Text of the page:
U.S. Judge to Grayson Co.: Stop the “Sham”

Grayson Co. Map?

Yet another test on Kentucky’s lack of understanding the dividing line between church and state was breached as U.S. District Court Judge Joseph H. McKinley Jr. for the Western District of Kentucky issued a permanent injunction last Friday against a display of the ten commandments in the Grayson County Fiscal Court (story from the Courier-Journal):

The Grayson Fiscal Court had a “religious purpose” for erecting the display, and later efforts to depict it as educational were a “sham,” according to the ruling issued Friday…

A Baptist minister who proposed and financed the display in the Leitchfield courthouse had “purely religious reasons” for doing so, according to McKinley. The Fiscal Court, in unanimously supporting him, violated the constitutional ban on government-sponsored religion, McKinley ruled.

The ruling is the latest in a series of mixed results involving Kentucky counties displaying identical exhibits that are titled “Foundations of American Law and Government.” The exhibits include the Ten Commandments, along with several other historic documents, including the Magna Carta, the Mayflower Compact, the Declaration of Independence and the lyrics to “The Star-Spangled Banner.”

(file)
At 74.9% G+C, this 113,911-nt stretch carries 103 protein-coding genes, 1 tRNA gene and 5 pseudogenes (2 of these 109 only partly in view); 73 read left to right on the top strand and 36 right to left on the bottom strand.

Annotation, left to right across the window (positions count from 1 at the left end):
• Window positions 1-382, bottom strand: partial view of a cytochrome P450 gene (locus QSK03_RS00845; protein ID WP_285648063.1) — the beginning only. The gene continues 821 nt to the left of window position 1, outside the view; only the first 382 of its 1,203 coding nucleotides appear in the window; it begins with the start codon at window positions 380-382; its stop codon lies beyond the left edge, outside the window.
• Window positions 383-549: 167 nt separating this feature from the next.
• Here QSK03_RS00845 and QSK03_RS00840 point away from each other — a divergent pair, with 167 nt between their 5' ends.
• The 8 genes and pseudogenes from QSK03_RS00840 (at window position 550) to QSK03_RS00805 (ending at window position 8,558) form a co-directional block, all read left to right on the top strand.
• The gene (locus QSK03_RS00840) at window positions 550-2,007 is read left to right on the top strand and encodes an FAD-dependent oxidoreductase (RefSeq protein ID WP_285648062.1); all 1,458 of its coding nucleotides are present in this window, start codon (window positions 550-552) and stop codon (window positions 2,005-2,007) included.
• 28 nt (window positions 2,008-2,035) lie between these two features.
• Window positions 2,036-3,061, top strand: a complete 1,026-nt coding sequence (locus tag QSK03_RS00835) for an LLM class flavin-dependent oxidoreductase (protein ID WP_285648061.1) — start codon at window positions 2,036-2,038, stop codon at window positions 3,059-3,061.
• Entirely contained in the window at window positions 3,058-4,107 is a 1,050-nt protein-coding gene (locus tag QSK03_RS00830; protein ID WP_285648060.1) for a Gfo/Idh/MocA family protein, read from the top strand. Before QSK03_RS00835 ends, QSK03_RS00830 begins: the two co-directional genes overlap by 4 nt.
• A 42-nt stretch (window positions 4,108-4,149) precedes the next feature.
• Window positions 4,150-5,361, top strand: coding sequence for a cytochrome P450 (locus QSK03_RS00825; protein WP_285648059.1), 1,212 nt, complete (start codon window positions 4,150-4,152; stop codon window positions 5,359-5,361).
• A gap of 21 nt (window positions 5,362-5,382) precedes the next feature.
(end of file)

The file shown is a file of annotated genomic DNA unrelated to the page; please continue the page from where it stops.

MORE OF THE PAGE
Just in case you didn’t know where Grayson County is, the C-J included the handy little map on its site (see above).

And in other federal rulings news, U.S. District Court Judge Charles R. Simpson III dismissed an eight year-old lawsuit against the Kentucky Baptist Homes for Children and the state of Kentucky for using state money to promote a “religious agenda.” The origin of this lawsuit, you may recall, was related to KBHC’s outright bigotry:

The case began in April 2000, when former agency worker Alicia Pedreira — whom Baptist Homes fired after learning she was a lesbian — sued, alleging religious discrimination, a claim the court rejected in 2001.

The court did, however, initially allow Pedreira and a handful of other taxpayers to pursue another claim: that the Baptist agency — which last year renamed itself Sunrise Children’s Services — was using government money to promote religion.

Simpson dismissed the suit based on “a 2007 decision by the U.S. Supreme Court,” (Hein v. Freedom from Religion Foundation -ed.) “which ruled in a similar case that just being a taxpayer does not give someone standing to sue over a funding decision by the executive branch of government.”

Of course, potential changes to the Supreme Court — with several older justices being in the “liberal” camp — are an extremely important issue in this election year.

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